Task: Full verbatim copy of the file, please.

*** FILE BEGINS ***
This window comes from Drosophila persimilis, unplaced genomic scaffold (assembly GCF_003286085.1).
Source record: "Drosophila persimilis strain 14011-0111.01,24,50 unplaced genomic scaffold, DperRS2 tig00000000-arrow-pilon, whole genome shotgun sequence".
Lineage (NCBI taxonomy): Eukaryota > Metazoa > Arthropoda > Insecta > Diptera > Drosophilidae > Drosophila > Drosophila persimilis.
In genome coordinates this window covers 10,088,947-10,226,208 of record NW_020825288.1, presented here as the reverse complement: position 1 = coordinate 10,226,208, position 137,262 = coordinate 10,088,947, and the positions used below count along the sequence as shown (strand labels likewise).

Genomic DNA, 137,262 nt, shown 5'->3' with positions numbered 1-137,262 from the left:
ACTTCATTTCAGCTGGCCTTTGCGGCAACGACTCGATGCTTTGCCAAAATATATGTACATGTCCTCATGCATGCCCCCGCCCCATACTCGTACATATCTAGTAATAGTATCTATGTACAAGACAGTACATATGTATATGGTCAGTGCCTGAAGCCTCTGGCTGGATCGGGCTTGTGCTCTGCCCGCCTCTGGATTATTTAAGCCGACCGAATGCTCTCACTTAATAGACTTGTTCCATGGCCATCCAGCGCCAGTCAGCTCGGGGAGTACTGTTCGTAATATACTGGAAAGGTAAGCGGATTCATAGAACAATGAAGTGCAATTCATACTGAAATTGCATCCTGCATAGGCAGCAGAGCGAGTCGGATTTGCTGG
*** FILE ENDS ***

This window comes from Drosophila persimilis, unplaced genomic scaffold (assembly GCF_003286085.1).
Source record: "Drosophila persimilis strain 14011-0111.01,24,50 unplaced genomic scaffold, DperRS2 tig00000000-arrow-pilon, whole genome shotgun sequence".
Lineage (NCBI taxonomy): Eukaryota > Metazoa > Arthropoda > Insecta > Diptera > Drosophilidae > Drosophila > Drosophila persimilis.
In genome coordinates this window covers 10,088,947-10,226,208 of record NW_020825288.1, presented here as the reverse complement: position 1 = coordinate 10,226,208, position 137,262 = coordinate 10,088,947, and the positions used below count along the sequence as shown (strand labels likewise).

Genomic DNA, 137,262 nt, shown 5'->3' with positions numbered 1-137,262 from the left:
ACTTCATTTCAGCTGGCCTTTGCGGCAACGACTCGATGCTTTGCCAAAATATATGTACATGTCCTCATGCATGCCCCCGCCCCATACTCGTACATATCTAGTAATAGTATCTATGTACAAGACAGTACATATGTATATGGTCAGTGCCTGAAGCCTCTGGCTGGATCGGGCTTGTGCTCTGCCCGCCTCTGGATTATTTAAGCCGACCGAATGCTCTCACTTAATAGACTTGTTCCATGGCCATCCAGCGCCAGTCAGCTCGGGGAGTACTGTTCGTAATATACTGGAAAGGTAAGCGGATTCATAGAACAATGAAGTGCAATTCATACTGAAATTGCATCCTGCATAGGCAGCAGAGCGAGTCGGATTTGCTGG